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Luminar hopeful of Volvo boost by mid-2024

28 Feb 2024

Automotive lidar firm expects delayed launch of EX90 car to serve as 'major inflexion point'.

Luminar Technologies, the automotive lidar startup that has raised more than half a billion dollars in funding since emerging from stealth mode in 2017, says that mid-2024 is likely to represent a key moment in the company’s fortunes.

The Silicon Valley firm has just posted an operating loss of $563 million on sales revenues of $69.8 million for 2023, partly as a result of the delayed launch of Volvo’s “EX90” flagship electric car, which will feature Luminar lidar as standard.

According to multiple media reports in the automotive press, the delay is due to the sheer complexity of the software coding needed to accommodate the lidar system.

But CEO Austin Russell says that the “headwinds” of 2023 will soon reverse as Volvo’s series production kicks in - and related revenues start flowing into Luminar’s accounts.

“2024 will serve as a major inflexion point for Luminar,” wrote Russell in a letter to shareholders accompanying the company’s latest financial results.

“Over the past handful of months, the team and I have remained laser-focused on execution, de-risking our business, and most importantly, our upcoming launch with Volvo Cars.”

Critical proof point
That launch is now expected in the second quarter of this year, with Russell claiming that Luminar now stands in a stronger position than at any point since he founded the firm back in 2012.

“After spending the last few years industrializing our technology for launch, I’ve never looked forward more to any event for our company,” the CEO continued.

“This will also be a critical proof point for the industry, our company, our order book, and will also change the dialogue with many of the risk-averse automakers, not to mention discussions with insurers, regulators, and even suppliers.”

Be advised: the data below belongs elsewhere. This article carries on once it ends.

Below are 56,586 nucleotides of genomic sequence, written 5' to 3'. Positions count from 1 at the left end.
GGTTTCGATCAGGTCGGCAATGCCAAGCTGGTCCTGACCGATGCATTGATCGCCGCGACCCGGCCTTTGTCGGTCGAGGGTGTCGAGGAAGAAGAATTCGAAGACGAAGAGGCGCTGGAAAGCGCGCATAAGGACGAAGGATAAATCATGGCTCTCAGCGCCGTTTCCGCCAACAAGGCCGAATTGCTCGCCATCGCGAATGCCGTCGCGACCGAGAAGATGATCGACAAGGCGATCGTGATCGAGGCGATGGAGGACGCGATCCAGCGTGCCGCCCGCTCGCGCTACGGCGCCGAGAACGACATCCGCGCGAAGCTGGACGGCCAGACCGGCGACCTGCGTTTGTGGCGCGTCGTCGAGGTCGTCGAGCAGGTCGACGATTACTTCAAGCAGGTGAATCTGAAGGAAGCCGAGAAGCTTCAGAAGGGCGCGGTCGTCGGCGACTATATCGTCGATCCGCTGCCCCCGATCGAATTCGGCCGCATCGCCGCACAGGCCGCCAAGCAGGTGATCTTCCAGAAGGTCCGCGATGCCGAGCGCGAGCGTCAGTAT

While Luminar has enjoyed success raising hundreds of millions of dollars via venture funding and a special-purpose acquisition company (SPAC) listing on the Nasdaq, it has - like most of its automotive lidar peers - been burning through much of that cash ever since. Its latest full-year accounts indicate a cash burn of close to $250 million in 2023, up from $208 million in 2022.

But with an order book said to stand at close to $4 billion thanks to deals with the likes of Mercedes-Benz and Polestar alongside Volvo and others, the hope is that the drain on cash will improve markedly this year.

“While we’re proud of all we achieved throughout 2023, the principal headwind we faced was the pushout of the EX90 into 2024,” admitted Russell in his letter. “As a result, we did not record material production revenue for Volvo Cars this year and incurred incremental launch costs.”

Contrarian strategy
Despite the Volvo delay, Luminar was able to post close to a 70 per cent year-to-year increase in sales last year. And in its financial outlook for 2024, Luminar’s executive team said that once the EX90 is launched, its quarterly sales will likely rise to around $35 million.

Suggesting that autonomous vehicles currently reside at the bottom of the infamous “trough of disillusionment” from Gartner’s hype cycle, Russell defended Luminar’s strategic focus on enhancing driver safety - rather than replacing drivers with technology entirely.

Noting that billions of dollars continue to be spent each year in efforts to realize a driverless vehicle concept, the CEO said that recent examples of incidents involving autonomous vehicles showed how challenging that transition is.

“It’s clear that removing the driver from the vehicle altogether is not happening anytime soon, from both a technical and commercial perspective,” he wrote.

“From our inception, Luminar has taken the approach of building technology for enhancing, rather than replacing, the driver, and specifically working to integrate our technology into the existing multi-trillion dollar consumer production vehicle industry.

“This was a contrarian strategy at the time when many in the industry were looking to design fully driverless vehicles for autonomous applications. This is why the industry was shocked when Volvo first announced their intent to put our technology on consumer production vehicles four years ago, and again when they opted to standardize that technology, seeing advanced safety as something that shouldn’t be optional.

“Our vision for the industry is now transforming into reality, beginning with our global launch with Volvo. They have been the perfect lead partner for Luminar as the premier safety-focused brand and an early innovator of advanced technologies that ultimately become standardized across the industry.”

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